This concise, comprehensive, objective, documented (100 pages of notes) petropolitical economic and diplomatic military history answers that question; and it probaly isn't what you think. The story of the "largest transfer of wealth in history" has been 'slicked' over by the participants, most recently by Dick Cheney and most blantantly by Henry Kissinger. And let's not forget Mr. Nixon and the Rockerfellers (Nelson and Dave). Where did all those billions go? Military hardware and logistics got its fair share. And whose banks did the money flow through? Go back to the last name for one. These gentlemen made secret backdoor diplomacy an art form: The Shah being the protagonist (was he the first to urge us to 'go green'?). And then there's the Mexican banks, the CIA, SAVAK, CREEP, OPEC, CENCOM, IBEX and Watergate(!). This book, due in part to recently declassified documents, fills an important gap in American historical non-fiction. I'll emphasise that last word, because you couldn't make this stuff up; unfortunately for us watching those digits fly on the gas pumps.
23 of 28 people found the following review helpful
5.0 out of 5 stars It's all Kissinger's fault Sept. 20 2011
By S. J. Snyder - Published on
No, seriously.

In this well-written, well-researched book about the Shah of Iran's attempts to make himself the new Cyrus, mixed with Richard Nixon's post-Vietnam search for agents of empire by extension and mixed with the Shah and King Faisal squaring off for oil hegemony, the "captain of the USS Titanic," steering the American economy for the iceberg of doing anything to help Mohammad Reza Pahlavi ... was Henry Kissinger.

This included him and Nixon writing a blank check to the Shah for unlimited arms deals, a blank check that Kissinger refused to tell either Ford or Carter about. (Kissinger refused interview requests for this book.)

Others were at fault, too. Nixon himself for writing that blank check, even if on Kissinger's advice. William Simon, for leaning too far the Saudis' way. Don Rumsfeld, whose arrogance 25 years ago under Ford was no less than under Bush.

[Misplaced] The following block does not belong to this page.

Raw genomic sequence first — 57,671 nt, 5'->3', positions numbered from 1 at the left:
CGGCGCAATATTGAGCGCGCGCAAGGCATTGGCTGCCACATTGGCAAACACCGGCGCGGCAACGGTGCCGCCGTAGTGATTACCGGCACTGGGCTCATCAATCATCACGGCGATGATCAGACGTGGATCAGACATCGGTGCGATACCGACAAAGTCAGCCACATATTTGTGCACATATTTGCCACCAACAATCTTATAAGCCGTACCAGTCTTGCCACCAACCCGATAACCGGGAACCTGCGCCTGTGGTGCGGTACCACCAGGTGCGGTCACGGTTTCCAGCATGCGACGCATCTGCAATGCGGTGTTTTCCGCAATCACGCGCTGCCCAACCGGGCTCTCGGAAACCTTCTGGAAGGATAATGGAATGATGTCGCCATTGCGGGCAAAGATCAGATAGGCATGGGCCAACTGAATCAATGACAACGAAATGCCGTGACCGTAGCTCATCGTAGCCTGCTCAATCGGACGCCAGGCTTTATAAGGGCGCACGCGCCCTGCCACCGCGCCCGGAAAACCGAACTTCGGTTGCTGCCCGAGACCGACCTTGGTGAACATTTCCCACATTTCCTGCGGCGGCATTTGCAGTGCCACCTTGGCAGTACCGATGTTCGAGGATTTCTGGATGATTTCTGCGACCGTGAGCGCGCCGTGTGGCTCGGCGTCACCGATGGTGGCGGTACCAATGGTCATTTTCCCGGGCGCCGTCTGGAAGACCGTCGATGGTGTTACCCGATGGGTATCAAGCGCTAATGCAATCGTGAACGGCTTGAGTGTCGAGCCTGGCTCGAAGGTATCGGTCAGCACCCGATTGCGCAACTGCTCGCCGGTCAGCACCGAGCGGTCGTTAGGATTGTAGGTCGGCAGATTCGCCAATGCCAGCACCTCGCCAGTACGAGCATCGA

But at the heart of it all was Henry Kissinger, enabling the Shah's every wrong-sized dream, while being ignorant of the inflation the Shah was inflicting on himself, and the wreckage he was inflicting on the United States, Western Europe and Japan, even while Henry claimed he knew more economics than most of Nixon's economics team.

The Shah might still be in power, or his son, rather, if we had reined him in. (Kissinger also missed the mullahs as the possible source of a revolution, seeing only Commies.) Energy shortages were happening before the first embargo of 1973, but might have been better managed to the benefit of the Shah, Faisal and other Arab oil states and the West, all alike. And, the Israel situation might have been better handled, too.

The book ends soon after Carter's accession, with Faisal dead and the Shah on his way. A sequel would be wonderful.

I learned a fair amount about pre-embargo 1972 energy shortages, which only increased realizing Kissinger was not only a megalomaniac and immoral (see Chile/Allende), but also grossly incompetent.

Faisal comes off well, overall. The Shah? A figure of tragedy, but a self-isolated one, as dictators tend to be.
4 of 4 people found the following review helpful
5.0 out of 5 stars Nixon, Kissinger, Ford, the Shah, and the Saudis. It was Kissinger in the Palace with the Oil Can Sept. 24 2012
By J. Montz - Published on
Format:Hardcover|Verified Purchase
Author Andrew Scott Cooper's first book "Oil Kings" is surprising well written and entertaining. The book is primary about the Shah of Iran, Mohammad Reza Pahlavi, and his dealings with President Richard Nixon and the duplicitous Henry Kissinger. The book centers around a secret deal between the Shah, Nixon, and Kissinger which allowed Iran to purchase best of class U.S. weapons systems, advance jet fighters, smart bombs, etc. in any quantity desired. Basically anything weapons short of nukes were available for purchase by the Shah. In return, the President would allow the Shah to raise oil prices through OPEC to cover the costs of the weapons. The U.S. was reeling from its involvement in Vietnam. The mood of the country was against any military action abroad. The country was being torn apart by protest and incidents such as the Kent State shootings still fresh in the minds of Americans. The Shah was ambitious and saw himself as the heir to the great Persian Kings of the ancient world. The Shah would use his newly acquired weaponry to protect the Persian Gulf and Israel from Soviet influence.